Examining Table 8.3, you'll see at the left are the first three phases of the player lifecycle. At the top are the four main PW player types

according to the Bartle index. In each box are the general features each player type needs or wants at each phase of the lifecycle.

Within this matrix, any experienced design team member at Themis can go through the filled-in features boxes and highlight the features

that exist in the game, as denoted by the bolded features in Table 8.4.



Table 8.4. The Player Satisfaction Matrix, Partially Filled



When the work is finished, the team has an

invaluable tool; it can tell at a glance which features are currently planned or existing in the

game and which features are missing for specific player types.

This method has proven to be of enormous help in focusing design and development on just what should be in a game at launch to help

acquire subscribers and which features are needed to retain subscribers long term but can be added at a later date, say, through an

expansion pack or server-side patch.

The trick is to know what feature set is needed for your game to function competitively at a base level in the marketplace and build from

there. Table 8.5 is a partial list of features we believe necessary for the acquisition and retention of subscribers at all levels, from hard-core

gamers to mass-market non-players. Bear in mind that while many acquisition features are also retention features, a retention feature does

not always work for

acquisition.



Table 8.5. Basic Acquisition and Retention Features



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[ Team LiB ]



The Critical "New Player Experience"

Designers love complexity; nothing gives them more of a sense of satisfaction than watching interlocking game mechanics work

together or providing an interface that can do anything and everything, including walking the dog and making coffee. There is also an

element of competition among designers to provide more features than the previous guy did, under the assumption that more is better.

What many designers forget to plan for is how long it will take a new player to learn how to operate the necessary features in a game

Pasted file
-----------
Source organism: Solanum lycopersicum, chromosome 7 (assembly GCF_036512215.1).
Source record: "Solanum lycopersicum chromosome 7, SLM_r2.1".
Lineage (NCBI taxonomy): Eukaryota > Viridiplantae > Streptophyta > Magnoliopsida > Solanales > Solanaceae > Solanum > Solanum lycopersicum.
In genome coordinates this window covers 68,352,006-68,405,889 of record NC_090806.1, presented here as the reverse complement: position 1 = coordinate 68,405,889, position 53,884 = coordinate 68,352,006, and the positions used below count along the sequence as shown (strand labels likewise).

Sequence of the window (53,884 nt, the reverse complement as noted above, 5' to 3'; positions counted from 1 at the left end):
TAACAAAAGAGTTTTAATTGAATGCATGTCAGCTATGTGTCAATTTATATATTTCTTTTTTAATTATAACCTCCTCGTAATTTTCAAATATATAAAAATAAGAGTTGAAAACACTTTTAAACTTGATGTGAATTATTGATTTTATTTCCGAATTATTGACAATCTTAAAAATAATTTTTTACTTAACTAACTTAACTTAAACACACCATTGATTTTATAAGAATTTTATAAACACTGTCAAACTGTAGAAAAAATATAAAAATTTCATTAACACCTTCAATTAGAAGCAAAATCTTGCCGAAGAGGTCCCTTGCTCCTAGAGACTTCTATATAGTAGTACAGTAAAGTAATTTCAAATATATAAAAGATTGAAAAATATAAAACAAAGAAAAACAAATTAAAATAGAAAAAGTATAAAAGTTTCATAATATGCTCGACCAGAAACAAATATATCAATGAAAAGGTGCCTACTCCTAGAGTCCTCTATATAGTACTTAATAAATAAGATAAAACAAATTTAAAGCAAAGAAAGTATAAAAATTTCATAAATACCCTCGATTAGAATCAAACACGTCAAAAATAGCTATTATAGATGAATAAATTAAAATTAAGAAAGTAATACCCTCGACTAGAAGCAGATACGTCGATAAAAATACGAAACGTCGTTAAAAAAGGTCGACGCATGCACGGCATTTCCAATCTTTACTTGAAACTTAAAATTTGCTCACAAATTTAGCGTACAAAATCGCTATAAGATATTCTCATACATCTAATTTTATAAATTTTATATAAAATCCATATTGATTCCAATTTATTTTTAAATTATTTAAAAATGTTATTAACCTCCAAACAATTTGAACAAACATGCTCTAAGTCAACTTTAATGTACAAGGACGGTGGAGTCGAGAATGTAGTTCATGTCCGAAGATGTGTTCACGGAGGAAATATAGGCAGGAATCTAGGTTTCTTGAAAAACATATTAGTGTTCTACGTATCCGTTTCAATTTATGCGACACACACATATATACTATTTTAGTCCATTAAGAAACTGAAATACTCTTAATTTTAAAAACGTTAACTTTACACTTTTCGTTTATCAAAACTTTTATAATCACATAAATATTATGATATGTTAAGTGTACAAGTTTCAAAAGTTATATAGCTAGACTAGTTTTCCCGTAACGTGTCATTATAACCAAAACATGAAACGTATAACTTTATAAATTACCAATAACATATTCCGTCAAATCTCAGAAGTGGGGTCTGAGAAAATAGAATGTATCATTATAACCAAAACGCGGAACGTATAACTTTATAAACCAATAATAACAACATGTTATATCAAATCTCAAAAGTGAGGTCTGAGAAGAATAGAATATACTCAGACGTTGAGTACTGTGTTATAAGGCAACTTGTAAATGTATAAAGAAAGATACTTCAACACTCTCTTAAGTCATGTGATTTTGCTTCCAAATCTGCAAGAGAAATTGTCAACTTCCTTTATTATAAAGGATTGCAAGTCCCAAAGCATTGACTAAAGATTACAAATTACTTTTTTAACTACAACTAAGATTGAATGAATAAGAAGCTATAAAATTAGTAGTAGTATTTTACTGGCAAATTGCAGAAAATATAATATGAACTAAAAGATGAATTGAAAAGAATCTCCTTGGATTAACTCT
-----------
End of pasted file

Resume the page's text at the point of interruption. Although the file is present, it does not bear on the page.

compared to the average new player's patience level. Designers play games for years before they get the financial go-ahead to work on

their own game. Then they spend dozens of months building their game. Naturally, they know how everything works (or how everything

is supposed to work). By the time they get funding approved for their game, they are strangers to the sense of wonder and frustration that

a new player experiences.

Space shuttles are wonderful, but the number of people qualified to pilot them is small. The average middle-school youngster could drive

you to a hospital ER these days—seat, mirror, ignition, gas, brakes (maybe), and you're there. If a new player has to be fairly adept at

using most of the capabilities in your everything-under-the-sun feature set to grow a character's stamina, wealth, skills, and so forth fairly

quickly in the game world, then the only players your game will retain over time will be from the hard-core segment. Remember: These

customers are not buying a car for $15,000—they're test-driving a virtual world that costs $25–$50 to enter and $12.95 a month to rent a

life in (and you're giving them the first month's rent as an incentive to stay). You have 30 days, and often less time than that, in which to

hook them.

Having nothing but hard-core players can still be a winning formula, assuming that within the next 3–5 years, nobody develops an

interface that walks the dog, makes coffee, kills spiders, and then takes out the garbage. If you could keep 50% of the hard-core gamers

playing your PW for a year, someone would probably come along and try to seduce your shuttle pilots with their newer, better feature set

and interface. As you will see, what you drive is important (getting there may be fully half of the fun, indeed), but so are where you go,

what you do when you get there, and with whom.

Another thing that is often ignored is whether the new player experience is compelling enough and entertaining enough to make the

[6]

player stick around, or whether it is a frustrating experience that causes him/her to churn out and go looking for entertainment

elsewhere.

[6]



"Churn" stands for "change-turn." It is most often used in the industry to describe players who change from

customers into non-customers.